If I had to guess, I'd say these effects are probably strong, but I'd pity the poor soul who tried to sell them politically.

Comment Re:First Line (Score 1) 439

In the late 90's some education researchers did a randomized controlled trial of gift laptops on test scores somewhere in post-soviet eastern Europe. The details escape me (I can't remember who did it or where it was published), but in the end there was no significant difference in test scores between treatment and control.

As an interesting aside, the pregnancy rate of the control group dropped way below trend for the treatment period and the rate for the treatment group fell off a cliff (something like a ~%70 reduction.)

Comment Re:Angry? (Score 1) 569

funny, I would have thought it would have had more to do with doing a entire project (not just the proposal) and getting squat for it?.

It's worth noting that in many other industries where the criteria for determining the product quality is very subjective, bids will often take the form of nearly complete projects. Think here of architectural or fashion design, writing fiction, popular music, etc...

Comment Re:More details and downloadable archive (Score 1) 578

Presumably this is a holdover from when coding was dominated by applications of linear algebra (I'm thinking here of von Neumann). I imagine the first code for a loop through each element of a matrix was preceded by a thought along the lines of:

"In the direction of i, from 1 to n; in the direction of j, from 1 to m"

Comment Synchronicity! (Score -1, Offtopic) 701

From the section titled Reasons Why This Is Bad, Even If You're Not a Troll:, ninth bullet point:

Some people think anything you do or say is attention-whoring, even if you never wanted the attention. If a guy makes a joke in a forum post, he's a funny guy. If a girl makes a joke in a forum post, she's an attention whore. If a guy makes a good argument in a forum post, he's a smart guy. If a girl makes a good argument in a forum post, she's doing it for attention. She's ESPECIALLY an attention whore if people like her or agree with her.

Comment Re:also: more doctors, less pay, more compassion. (Score 1) 584

Furthermore, we need to eliminate the debt load for student doctors. You can't expect doctors to work for lower salaries (as I propose above) when they are graduating with hundred of thousands in debt.

Would these lower salary expectations not put downward pressure on education costs? After all, if we shift the burden of costs to those who cannot make individual cost/benefit decisions, have we not re-created the very health care market dysfunction we seek to remedy?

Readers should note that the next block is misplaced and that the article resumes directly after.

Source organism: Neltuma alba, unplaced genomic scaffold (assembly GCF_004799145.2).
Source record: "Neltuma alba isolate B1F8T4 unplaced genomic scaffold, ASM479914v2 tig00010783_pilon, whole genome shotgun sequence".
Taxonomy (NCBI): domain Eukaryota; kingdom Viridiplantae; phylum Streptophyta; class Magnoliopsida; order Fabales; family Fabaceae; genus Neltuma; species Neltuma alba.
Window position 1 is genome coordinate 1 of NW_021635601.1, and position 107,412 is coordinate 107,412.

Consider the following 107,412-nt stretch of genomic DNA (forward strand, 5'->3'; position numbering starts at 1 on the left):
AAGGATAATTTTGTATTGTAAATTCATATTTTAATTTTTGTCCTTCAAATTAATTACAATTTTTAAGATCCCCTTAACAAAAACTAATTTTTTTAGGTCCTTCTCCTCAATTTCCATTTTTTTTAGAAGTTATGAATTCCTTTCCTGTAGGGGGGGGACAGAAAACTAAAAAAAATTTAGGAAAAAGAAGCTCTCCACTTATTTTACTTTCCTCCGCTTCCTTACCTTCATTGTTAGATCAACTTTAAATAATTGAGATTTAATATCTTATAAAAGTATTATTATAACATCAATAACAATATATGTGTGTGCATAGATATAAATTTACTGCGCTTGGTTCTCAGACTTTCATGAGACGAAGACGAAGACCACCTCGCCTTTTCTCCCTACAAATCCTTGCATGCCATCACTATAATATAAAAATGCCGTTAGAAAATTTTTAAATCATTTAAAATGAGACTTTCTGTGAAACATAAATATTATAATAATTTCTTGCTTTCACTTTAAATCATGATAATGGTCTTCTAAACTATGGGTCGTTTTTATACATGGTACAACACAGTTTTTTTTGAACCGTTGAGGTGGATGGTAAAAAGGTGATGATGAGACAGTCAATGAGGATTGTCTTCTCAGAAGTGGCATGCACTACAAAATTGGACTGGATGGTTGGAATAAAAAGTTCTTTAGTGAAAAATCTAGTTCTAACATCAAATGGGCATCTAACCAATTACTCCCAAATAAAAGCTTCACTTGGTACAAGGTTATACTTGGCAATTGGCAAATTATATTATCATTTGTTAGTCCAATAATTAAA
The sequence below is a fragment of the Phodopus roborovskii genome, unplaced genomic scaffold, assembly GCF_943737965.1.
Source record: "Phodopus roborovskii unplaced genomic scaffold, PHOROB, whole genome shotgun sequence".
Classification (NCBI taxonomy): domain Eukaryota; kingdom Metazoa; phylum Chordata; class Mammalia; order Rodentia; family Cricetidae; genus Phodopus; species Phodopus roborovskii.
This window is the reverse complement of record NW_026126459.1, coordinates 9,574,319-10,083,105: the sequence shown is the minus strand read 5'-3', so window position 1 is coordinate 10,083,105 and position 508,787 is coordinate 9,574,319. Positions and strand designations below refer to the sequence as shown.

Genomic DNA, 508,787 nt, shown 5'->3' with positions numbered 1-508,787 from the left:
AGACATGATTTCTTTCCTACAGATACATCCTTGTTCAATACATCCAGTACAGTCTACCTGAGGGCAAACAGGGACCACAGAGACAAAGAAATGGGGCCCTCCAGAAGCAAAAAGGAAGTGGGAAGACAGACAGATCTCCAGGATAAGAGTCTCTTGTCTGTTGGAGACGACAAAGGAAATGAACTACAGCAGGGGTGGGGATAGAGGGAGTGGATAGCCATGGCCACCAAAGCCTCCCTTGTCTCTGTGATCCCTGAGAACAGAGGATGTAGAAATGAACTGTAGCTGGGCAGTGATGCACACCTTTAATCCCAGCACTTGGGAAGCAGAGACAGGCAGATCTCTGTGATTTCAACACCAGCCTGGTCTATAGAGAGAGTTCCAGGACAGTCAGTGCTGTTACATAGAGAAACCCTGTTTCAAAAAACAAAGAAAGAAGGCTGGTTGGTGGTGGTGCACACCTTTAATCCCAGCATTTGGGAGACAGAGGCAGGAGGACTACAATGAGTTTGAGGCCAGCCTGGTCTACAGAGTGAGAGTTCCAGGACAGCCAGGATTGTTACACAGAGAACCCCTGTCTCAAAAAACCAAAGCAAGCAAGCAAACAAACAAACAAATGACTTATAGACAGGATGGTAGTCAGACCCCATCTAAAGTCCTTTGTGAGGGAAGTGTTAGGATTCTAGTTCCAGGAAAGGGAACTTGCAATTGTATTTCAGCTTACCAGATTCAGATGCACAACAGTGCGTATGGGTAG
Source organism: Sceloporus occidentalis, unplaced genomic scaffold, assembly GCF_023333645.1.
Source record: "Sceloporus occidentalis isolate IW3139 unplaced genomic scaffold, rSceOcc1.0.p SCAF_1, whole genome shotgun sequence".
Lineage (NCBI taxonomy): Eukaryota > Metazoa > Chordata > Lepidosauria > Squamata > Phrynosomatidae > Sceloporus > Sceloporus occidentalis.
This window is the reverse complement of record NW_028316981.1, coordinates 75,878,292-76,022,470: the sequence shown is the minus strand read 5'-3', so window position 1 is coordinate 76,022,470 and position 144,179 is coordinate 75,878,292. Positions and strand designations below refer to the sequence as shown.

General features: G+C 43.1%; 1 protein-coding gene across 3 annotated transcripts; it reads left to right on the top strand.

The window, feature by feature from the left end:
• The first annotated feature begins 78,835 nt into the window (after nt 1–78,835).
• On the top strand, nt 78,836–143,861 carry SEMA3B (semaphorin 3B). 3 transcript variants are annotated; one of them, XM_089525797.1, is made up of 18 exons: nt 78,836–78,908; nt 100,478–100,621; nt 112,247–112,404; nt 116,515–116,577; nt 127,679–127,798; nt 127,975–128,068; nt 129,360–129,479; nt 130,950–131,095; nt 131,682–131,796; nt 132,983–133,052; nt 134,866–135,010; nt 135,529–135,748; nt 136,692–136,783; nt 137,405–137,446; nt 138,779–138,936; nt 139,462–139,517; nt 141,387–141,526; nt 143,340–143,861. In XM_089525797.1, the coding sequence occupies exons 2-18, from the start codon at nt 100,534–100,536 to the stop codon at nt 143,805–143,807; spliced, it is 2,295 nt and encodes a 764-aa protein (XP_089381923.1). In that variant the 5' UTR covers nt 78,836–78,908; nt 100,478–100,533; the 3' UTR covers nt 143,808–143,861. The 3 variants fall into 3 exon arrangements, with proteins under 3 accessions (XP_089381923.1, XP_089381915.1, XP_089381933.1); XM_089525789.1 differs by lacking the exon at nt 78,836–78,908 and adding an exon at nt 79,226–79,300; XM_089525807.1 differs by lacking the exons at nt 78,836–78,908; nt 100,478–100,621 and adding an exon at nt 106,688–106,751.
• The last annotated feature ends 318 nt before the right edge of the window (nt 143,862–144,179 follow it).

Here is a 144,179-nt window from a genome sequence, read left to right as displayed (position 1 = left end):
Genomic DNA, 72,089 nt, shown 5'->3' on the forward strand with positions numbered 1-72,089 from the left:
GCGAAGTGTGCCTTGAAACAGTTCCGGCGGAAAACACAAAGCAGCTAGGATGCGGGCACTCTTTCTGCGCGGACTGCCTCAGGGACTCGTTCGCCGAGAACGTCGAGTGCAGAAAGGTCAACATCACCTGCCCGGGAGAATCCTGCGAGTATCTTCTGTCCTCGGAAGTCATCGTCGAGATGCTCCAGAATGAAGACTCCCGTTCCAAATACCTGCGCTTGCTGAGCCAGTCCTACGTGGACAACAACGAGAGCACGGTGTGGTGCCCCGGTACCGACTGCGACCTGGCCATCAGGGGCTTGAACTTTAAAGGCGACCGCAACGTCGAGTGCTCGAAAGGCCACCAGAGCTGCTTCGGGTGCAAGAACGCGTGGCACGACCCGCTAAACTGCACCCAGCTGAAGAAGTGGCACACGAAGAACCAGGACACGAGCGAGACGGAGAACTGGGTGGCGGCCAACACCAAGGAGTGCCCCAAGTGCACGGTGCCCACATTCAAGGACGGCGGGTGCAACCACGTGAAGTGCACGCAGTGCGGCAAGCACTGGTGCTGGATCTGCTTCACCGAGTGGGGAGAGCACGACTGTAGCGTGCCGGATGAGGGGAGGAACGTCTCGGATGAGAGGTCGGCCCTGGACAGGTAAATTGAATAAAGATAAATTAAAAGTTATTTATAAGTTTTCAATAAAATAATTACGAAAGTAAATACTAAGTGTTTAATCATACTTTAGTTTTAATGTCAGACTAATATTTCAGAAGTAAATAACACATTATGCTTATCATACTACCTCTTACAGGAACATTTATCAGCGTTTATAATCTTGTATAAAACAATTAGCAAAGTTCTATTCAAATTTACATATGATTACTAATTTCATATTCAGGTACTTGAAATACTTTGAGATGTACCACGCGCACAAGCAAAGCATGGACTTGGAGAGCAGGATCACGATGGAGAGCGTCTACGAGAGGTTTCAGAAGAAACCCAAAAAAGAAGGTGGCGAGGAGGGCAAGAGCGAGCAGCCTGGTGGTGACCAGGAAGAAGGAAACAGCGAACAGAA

P.S. A comparison of average general physician salaries across countries: http://www.worldsalaries.org/generalphysician.shtml

Comment Re:Wait, what? (Score 1) 542

It is unfortunate to see that the paper -- http://www.ias.ac.in/currsci/25may2010/1376.pdf -- does not include a statistical test to evaluate that the results are due to chance, but it seems significant ... anyone care to do a ANOVA?

On what? The numbers '9' and '5'?
Umm....they're different.

Don't waste your time thinking about this paper; it's garbage.

Comment Sloppy, sloppy work (Score 1) 542

They only had 2 hives in their experiment?

No, they had four. Two treatment (T1 and T2), one placebo (B, a dummy phone), one control (C). You wouldn't know it though, the data sheet in the paper shows only two columns, one titled control and one titled treatment. No mention of the placebo, no indication that there are two treatment groups, no test statistic (or it's power) is reported, no model is ever described.

(Direct link to paper: http://www.ias.ac.in/currsci/25may2010/1376.pdf)

Comment Re:I reject the notion that man isn't a cosmic ent (Score 1) 91

I feel that this notion ingrained in our environmental education that anything and everything human beings do is bad and/or unnatural is just wrong. The universe is a vast place. And in the big picture, we are all part of it. Nothing we could possibly do is out of the bounds of nature on a universal scale. We have as much right to explore, seed, and shape the cosmos as any other creature in the universe. If we disturb the habitat of any other planet, so be it. It's the laws of the universe at work.

Seldom have I seen this sentiment put so well.
I hesitate though, to single out environmental education for an idea that pervades our culture so thoroughly. Whether it's the remnants of a self flagellating religion, the relentless search for authenticity that is the reverse side of our popular culture, baked into the human mind, or a mixture of these and more, teaching kids about pollution is only this strand's most obvious outlet.
There is however, a legitimate question beneath surface: To what degree, if any, should we maintain areas of the universe as 'wild'? Is there an intrinsic value to an area from which we are absent, or does this value, if it exists, come from rarity?